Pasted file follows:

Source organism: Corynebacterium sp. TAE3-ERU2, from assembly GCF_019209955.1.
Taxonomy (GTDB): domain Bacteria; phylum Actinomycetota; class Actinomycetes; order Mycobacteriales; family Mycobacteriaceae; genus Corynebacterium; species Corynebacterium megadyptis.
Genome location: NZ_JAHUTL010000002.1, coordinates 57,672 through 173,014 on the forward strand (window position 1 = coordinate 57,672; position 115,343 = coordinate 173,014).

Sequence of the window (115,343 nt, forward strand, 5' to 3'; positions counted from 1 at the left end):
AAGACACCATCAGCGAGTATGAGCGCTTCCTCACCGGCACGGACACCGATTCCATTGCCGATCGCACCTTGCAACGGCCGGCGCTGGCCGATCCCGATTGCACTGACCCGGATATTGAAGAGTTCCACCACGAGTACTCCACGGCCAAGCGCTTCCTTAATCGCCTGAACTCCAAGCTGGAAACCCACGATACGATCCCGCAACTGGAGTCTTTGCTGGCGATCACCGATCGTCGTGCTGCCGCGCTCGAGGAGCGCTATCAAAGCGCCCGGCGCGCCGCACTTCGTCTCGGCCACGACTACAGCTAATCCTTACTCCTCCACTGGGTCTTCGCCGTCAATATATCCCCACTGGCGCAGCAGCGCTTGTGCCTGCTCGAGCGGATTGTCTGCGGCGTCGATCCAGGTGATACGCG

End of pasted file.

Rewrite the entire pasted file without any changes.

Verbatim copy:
Source organism: Corynebacterium sp. TAE3-ERU2, from assembly GCF_019209955.1.
Taxonomy (GTDB): domain Bacteria; phylum Actinomycetota; class Actinomycetes; order Mycobacteriales; family Mycobacteriaceae; genus Corynebacterium; species Corynebacterium megadyptis.
Genome location: NZ_JAHUTL010000002.1, coordinates 57,672 through 173,014 on the forward strand (window position 1 = coordinate 57,672; position 115,343 = coordinate 173,014).

Sequence of the window (115,343 nt, forward strand, 5' to 3'; positions counted from 1 at the left end):
AAGACACCATCAGCGAGTATGAGCGCTTCCTCACCGGCACGGACACCGATTCCATTGCCGATCGCACCTTGCAACGGCCGGCGCTGGCCGATCCCGATTGCACTGACCCGGATATTGAAGAGTTCCACCACGAGTACTCCACGGCCAAGCGCTTCCTTAATCGCCTGAACTCCAAGCTGGAAACCCACGATACGATCCCGCAACTGGAGTCTTTGCTGGCGATCACCGATCGTCGTGCTGCCGCGCTCGAGGAGCGCTATCAAAGCGCCCGGCGCGCCGCACTTCGTCTCGGCCACGACTACAGCTAATCCTTACTCCTCCACTGGGTCTTCGCCGTCAATATATCCCCACTGGCGCAGCAGCGCTTGTGCCTGCTCGAGCGGATTGTCTGCGGCGTCGATCCAGGTGATACGCG